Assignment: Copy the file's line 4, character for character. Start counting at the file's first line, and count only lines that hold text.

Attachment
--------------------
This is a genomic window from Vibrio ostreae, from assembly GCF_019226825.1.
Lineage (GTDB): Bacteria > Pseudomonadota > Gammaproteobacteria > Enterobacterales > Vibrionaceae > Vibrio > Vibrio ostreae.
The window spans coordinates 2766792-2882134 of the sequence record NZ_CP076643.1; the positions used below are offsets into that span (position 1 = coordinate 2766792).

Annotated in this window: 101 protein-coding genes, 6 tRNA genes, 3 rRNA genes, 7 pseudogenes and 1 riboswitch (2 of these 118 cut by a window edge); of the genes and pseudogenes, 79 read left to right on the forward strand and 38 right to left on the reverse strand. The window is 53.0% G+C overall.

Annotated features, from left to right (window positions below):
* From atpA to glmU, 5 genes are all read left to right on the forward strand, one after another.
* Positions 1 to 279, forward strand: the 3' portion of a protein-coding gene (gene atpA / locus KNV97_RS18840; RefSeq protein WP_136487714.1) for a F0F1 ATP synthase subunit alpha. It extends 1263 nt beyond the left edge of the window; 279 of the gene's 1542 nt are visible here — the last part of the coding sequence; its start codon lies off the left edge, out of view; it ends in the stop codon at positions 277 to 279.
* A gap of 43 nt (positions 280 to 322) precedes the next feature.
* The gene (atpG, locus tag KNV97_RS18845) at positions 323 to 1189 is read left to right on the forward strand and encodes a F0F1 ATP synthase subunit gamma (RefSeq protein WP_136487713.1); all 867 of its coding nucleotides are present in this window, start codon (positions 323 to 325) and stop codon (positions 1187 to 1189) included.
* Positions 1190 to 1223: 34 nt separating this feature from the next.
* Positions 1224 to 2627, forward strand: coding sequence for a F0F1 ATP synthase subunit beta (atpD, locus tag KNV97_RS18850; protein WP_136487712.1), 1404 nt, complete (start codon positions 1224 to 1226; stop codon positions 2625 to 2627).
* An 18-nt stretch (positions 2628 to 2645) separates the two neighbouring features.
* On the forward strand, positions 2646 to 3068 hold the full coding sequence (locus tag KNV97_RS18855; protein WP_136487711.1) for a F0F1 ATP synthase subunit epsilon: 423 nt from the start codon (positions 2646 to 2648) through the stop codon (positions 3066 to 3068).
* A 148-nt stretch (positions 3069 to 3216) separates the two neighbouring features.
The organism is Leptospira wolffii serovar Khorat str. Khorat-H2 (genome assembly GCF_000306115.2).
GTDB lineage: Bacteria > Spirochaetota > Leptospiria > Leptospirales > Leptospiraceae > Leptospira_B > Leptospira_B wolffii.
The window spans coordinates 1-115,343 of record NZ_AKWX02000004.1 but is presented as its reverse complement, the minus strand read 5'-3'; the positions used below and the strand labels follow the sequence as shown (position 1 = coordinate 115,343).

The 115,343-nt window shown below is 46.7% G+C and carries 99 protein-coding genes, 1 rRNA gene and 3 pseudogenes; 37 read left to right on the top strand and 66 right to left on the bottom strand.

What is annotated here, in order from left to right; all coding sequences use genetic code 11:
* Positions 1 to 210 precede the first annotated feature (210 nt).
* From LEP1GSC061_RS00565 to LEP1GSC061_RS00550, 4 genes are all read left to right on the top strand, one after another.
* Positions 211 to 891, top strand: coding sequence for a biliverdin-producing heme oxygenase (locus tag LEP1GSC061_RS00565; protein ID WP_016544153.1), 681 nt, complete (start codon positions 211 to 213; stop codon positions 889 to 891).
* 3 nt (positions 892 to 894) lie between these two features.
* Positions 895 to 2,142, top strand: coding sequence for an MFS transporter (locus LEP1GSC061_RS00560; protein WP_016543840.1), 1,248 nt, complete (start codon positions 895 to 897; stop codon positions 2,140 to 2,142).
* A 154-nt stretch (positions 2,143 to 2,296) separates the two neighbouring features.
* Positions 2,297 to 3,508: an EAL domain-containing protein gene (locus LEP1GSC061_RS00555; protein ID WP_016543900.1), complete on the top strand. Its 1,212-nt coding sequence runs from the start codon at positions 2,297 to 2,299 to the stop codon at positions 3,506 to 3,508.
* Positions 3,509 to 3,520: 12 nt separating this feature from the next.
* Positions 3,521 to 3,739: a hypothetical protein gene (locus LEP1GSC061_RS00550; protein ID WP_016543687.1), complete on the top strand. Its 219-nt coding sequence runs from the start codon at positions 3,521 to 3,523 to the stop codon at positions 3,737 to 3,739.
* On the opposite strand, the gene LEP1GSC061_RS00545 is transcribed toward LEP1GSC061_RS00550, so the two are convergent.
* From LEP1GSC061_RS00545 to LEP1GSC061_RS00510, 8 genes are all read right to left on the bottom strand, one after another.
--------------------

Annotated in this window: 101 protein-coding genes, 6 tRNA genes, 3 rRNA genes, 7 pseudogenes and 1 riboswitch (2 of these 118 cut by a window edge); of the genes and pseudogenes, 79 read left to right on the forward strand and 38 right to left on the reverse strand. The window is 53.0% G+C overall.